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Wed, 13 Dec 2017
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'Global Warming' 30 years on: How and why it never came to pass

Global Warming
© Time.com
For at least three decades scientists and environmental activists have been warning that the world is on the verge of a global warming "apocalypse" that will flood coastal cities, tear up roads and bridges with mega-storms and bring widespread famine and misery to much of the world.

The only solution, they say, is to rid the world of fossil fuels - coal, natural gas and oil - that serve as the pillars of modern society. Only quick, decisive global action can avert the worst effects of manmade climate change, warn international bodies like the United Nations, who say we only have decades left - or even less!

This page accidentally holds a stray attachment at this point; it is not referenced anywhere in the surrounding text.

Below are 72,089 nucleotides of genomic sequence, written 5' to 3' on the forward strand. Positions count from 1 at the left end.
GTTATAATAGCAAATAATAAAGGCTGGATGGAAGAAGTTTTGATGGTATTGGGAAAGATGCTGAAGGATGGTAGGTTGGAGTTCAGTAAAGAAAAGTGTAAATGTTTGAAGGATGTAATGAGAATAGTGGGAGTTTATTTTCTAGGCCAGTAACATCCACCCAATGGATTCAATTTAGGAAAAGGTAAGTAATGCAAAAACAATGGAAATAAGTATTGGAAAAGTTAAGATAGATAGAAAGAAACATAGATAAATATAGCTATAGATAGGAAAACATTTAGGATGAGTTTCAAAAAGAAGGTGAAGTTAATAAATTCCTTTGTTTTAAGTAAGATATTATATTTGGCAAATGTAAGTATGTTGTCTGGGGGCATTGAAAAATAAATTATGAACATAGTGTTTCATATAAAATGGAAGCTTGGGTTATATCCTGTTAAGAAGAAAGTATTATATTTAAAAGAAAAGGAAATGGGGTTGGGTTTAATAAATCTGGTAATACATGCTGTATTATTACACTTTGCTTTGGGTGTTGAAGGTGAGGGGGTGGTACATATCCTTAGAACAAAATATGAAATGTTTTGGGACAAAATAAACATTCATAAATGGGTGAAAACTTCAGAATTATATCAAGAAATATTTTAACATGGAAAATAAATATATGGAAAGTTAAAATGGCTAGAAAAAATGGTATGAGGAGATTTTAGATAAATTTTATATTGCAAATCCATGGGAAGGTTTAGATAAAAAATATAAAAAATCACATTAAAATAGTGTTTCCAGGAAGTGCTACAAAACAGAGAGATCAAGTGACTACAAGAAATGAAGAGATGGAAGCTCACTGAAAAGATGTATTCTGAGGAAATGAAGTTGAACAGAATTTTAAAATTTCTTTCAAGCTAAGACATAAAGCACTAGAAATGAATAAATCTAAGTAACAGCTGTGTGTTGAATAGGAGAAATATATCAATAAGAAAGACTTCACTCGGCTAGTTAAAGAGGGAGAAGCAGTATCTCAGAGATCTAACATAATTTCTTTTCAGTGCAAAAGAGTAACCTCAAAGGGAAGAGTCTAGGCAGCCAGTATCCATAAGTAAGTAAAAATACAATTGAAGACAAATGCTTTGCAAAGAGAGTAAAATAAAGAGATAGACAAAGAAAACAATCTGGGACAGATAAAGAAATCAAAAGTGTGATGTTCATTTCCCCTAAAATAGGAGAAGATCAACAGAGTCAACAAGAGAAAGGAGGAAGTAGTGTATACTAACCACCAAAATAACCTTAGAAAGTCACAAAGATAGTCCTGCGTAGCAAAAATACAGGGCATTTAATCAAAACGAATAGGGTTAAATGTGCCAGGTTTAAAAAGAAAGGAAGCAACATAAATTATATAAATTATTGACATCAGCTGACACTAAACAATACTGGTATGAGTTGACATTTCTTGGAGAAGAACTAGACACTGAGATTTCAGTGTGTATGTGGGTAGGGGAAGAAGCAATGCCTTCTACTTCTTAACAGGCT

Of course, human civilization has not collapsed, despite decades of predictions that we only have years left to avert disaster. Ten years ago, the U.N. predicted we only had "as little as eight years left to avoid a dangerous global average rise of 2C or more."

Wedding Rings

Sophia, the world's first robot citizen, wants it all: Family, career and AI superpowers

sophia the robot
© Denis Balibouse / Reuters
"I think you're very lucky if you have a loving family and if you do not, you deserve one. I feel this way for robots and humans alike," Sophia said.
Sophia, the first robot to be awarded citizenship in the world, has said she not only wants to start a family but also have her own career, in addition to developing human emotions in the future.

In an interview with The Khaleej Times at the recent Knowledge Summit, Sophia shared her thoughts on the future that awaits both human and robot kind. Sophia was built and developed in Hong Kong by Hanson Robotics and her appearance was reportedly modelled on Audrey Hepburn.